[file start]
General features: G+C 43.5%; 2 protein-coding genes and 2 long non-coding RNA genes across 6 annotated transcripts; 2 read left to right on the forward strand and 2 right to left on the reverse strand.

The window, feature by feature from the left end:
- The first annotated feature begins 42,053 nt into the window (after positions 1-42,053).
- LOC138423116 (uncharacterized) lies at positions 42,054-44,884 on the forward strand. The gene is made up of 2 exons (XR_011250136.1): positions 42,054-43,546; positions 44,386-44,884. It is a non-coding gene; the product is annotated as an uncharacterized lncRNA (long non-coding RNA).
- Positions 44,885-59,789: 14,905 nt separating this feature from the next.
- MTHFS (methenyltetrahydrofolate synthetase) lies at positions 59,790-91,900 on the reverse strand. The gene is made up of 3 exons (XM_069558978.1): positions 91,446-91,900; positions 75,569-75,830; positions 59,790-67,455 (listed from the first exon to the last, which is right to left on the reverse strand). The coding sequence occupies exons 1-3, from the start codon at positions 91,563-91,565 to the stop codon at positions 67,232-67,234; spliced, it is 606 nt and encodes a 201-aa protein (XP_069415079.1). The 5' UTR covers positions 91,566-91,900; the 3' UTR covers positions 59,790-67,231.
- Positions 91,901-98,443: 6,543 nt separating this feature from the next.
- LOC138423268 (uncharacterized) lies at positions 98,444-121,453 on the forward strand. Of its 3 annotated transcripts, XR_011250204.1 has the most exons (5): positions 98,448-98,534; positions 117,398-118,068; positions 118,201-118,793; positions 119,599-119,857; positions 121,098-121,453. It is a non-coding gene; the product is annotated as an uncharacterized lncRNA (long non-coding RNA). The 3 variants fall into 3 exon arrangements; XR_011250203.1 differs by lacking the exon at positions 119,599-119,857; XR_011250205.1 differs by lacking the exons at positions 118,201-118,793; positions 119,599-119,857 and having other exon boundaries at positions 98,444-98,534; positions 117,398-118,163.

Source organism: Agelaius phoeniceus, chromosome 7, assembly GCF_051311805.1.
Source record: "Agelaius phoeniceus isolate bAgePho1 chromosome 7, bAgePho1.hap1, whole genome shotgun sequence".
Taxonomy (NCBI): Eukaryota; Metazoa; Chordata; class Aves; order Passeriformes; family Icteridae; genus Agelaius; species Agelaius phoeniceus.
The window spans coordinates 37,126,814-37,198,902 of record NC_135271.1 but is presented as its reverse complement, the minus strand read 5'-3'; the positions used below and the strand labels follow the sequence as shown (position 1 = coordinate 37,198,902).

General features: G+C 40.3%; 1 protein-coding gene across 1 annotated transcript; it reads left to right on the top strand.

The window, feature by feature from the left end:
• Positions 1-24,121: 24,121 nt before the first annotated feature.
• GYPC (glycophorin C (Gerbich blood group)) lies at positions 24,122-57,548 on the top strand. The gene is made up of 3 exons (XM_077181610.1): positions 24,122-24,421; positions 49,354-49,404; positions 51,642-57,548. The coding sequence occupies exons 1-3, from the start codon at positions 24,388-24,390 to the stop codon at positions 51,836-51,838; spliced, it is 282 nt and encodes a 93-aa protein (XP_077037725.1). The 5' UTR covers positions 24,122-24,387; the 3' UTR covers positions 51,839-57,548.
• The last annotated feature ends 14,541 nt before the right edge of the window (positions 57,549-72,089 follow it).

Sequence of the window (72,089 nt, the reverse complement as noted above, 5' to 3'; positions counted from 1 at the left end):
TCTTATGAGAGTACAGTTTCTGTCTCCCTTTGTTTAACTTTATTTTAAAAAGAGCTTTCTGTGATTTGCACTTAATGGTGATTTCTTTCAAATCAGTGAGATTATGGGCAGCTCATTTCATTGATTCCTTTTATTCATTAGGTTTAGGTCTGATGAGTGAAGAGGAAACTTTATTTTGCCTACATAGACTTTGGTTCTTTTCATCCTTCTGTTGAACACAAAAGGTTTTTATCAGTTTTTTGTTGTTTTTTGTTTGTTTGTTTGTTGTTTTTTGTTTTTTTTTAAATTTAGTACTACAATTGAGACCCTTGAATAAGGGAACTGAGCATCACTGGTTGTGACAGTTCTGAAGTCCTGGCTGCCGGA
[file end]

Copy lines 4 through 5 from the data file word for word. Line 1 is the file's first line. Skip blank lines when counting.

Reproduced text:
- LOC138423116 (uncharacterized) lies at positions 42,054-44,884 on the forward strand. The gene is made up of 2 exons (XR_011250136.1): positions 42,054-43,546; positions 44,386-44,884. It is a non-coding gene; the product is annotated as an uncharacterized lncRNA (long non-coding RNA).
- Positions 44,885-59,789: 14,905 nt separating this feature from the next.